Studies done in Rivers State in 2006 and 2010 showed adherence rates of 49.2% and 72.2%, respectively. [12],[13] This suboptimal adherence rate has been corroborated by other studies done in Nigeria, [14],[15],[16] indicating that there is still much to be done in terms of achieving and sustaining optimal levels of adherence in the country. This position is supported by the growing number of people on second-line treatment in Nigeria. [17] Two randomized control trials carried out in Kenya showed that the use of weekly short message sending improved adherence in patients on HAART. The first improved adherence over a period of one year (relative risk [RR] 0·81, 95% CI = 0·69-0·94; P = 0·006) and rates of viral suppression (RR 0·84, 95% CI = 0·71-0·99; P = 0·04) compared with the control individuals, [18] while the second achieved adherence of at least 90% during the 48 weeks of the study, compared with 40% of participants in the control group (P = 0.03). [19] However, a number of researchers have made the assertions that a combination of two or more interventions give far better results than a single intervention strategy, and that interventions targeted at non-adherents give better outcomes than those that do not. [11],[20],[21]

This study was therefore carried out to determine the effect of the combination of cognitive and behavioral interventions (adherence counseling and text message reminders) in improving treatment adherence among non-adherent HIV patients on HAART. The result of the study will be useful in examining the desirability of integrating a combination of adherence interventions into normal HAART clinic activity of antiretroviral service providers.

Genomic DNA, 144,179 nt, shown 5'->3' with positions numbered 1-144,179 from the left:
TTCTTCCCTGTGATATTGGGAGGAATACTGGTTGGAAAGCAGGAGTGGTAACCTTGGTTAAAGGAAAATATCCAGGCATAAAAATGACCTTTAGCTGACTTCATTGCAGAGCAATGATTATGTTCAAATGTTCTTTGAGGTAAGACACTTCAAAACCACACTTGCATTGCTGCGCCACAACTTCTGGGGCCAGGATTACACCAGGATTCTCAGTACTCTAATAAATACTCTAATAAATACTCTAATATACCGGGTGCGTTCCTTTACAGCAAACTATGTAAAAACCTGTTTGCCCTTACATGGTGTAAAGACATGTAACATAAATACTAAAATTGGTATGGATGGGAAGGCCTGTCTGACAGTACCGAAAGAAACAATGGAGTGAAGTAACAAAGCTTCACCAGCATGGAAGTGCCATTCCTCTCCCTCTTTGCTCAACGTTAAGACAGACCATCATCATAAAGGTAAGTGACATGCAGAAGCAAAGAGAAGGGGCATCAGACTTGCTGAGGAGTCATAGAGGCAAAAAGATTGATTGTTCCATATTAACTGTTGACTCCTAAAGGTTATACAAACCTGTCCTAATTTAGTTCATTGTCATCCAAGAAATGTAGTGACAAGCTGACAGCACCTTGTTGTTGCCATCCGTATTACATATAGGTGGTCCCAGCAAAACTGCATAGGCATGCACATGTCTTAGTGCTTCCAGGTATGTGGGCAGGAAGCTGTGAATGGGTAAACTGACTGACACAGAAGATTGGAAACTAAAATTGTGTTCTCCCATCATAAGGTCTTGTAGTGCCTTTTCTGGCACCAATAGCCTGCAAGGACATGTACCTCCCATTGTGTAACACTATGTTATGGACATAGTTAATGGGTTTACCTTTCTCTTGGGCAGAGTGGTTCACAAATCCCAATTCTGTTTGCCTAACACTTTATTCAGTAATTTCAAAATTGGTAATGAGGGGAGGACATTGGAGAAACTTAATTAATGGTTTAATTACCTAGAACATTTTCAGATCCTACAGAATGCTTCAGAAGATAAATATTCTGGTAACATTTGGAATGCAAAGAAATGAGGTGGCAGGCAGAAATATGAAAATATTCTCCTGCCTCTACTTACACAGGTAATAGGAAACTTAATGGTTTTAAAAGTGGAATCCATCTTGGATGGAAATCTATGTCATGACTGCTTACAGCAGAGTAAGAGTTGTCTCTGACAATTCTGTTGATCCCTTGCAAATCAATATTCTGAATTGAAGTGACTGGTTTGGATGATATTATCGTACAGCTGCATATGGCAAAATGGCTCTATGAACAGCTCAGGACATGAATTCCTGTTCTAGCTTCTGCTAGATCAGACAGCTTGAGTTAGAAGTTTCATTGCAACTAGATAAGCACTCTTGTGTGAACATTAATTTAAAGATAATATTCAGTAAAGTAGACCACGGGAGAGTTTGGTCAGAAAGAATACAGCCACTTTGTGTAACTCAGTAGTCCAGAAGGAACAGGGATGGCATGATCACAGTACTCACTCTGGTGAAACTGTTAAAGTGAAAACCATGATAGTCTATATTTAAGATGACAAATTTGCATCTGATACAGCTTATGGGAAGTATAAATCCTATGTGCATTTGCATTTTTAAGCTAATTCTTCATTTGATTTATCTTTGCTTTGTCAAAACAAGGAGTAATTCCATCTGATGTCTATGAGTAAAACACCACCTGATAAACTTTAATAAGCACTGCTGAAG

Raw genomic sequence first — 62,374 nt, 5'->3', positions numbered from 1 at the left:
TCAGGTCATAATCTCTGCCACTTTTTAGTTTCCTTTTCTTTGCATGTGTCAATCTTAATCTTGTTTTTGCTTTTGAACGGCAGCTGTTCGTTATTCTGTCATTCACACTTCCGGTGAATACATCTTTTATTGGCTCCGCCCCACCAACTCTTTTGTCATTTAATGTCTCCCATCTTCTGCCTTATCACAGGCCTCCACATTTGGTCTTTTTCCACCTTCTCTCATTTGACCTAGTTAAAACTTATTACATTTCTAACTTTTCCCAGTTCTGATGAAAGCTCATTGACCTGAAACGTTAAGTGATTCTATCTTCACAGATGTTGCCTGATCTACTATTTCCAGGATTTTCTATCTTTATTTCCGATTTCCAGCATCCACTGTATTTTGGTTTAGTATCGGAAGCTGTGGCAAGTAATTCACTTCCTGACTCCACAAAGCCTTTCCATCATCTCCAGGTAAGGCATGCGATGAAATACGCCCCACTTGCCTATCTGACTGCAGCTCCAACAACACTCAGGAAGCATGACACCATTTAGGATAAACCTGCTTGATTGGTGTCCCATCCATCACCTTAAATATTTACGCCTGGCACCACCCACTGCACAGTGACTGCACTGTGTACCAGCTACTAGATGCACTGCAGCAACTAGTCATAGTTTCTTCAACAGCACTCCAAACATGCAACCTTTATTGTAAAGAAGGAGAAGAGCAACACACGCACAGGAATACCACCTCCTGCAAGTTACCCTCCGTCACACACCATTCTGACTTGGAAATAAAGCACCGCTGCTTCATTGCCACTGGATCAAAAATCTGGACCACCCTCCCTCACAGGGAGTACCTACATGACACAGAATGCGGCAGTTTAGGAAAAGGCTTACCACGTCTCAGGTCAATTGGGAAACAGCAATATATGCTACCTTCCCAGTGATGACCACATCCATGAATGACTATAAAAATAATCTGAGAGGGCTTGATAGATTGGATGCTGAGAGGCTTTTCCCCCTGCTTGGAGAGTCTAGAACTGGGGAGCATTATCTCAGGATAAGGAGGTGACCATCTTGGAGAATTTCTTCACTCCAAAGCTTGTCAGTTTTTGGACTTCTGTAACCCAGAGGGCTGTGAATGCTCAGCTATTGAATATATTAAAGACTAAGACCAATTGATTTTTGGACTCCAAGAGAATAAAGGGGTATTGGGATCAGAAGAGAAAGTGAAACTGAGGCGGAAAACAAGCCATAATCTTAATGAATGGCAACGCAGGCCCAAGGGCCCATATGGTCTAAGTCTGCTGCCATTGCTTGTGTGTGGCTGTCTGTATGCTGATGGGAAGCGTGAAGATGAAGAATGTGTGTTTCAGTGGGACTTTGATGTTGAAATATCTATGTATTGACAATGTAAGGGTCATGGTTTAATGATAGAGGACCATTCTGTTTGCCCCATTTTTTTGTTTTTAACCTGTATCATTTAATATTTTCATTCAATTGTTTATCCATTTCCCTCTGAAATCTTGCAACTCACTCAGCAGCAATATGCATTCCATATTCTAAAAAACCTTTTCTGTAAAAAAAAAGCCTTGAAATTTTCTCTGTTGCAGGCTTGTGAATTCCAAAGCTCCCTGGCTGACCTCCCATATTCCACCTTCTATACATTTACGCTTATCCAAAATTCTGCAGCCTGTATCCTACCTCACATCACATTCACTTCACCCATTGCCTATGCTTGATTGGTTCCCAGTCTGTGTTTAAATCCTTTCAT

Materials and Methods

The study was carried out in a tertiary health care institution in Nigeria. The hospital is a referral centre to many health facilities both within and outside the state. It is a 600 bed hospital with several departments. It hosts one of the eight antiretroviral (ART) centers in the state and is funded by the Federal Ministry of Health. The ART clinic runs twice weekly and has an average of 6000 registered patients.

Eligibility criteria


HIV positive clients who had been HAART experienced for at least three months prior to commencement of the study. This was done to give adequate time for adherence issues if any to emergeClients who had a history of non-adherence (adherence below 95%) to HAART at the time of the study, since it has been shown that interventions targeting the non-adherent are more successful than generalized interventions [20]Clients who owned a mobile phone or had daily access to a phone and were able to use the SMS (Short Message Sending) feature on these phones.Exclusion

HIV positive clients who were HAART naive or had been on therapy for less than three months before the studyClients on HAART who also had other chronic diseases that necessitated daily medication e.g., tuberculosis, hypertension. This was because of the increased pill burden from co-morbidities that could introduce undesirable effects into the studyClients on HAART who were on admission since drug adherence would be ensured via provider administered treatment.Study design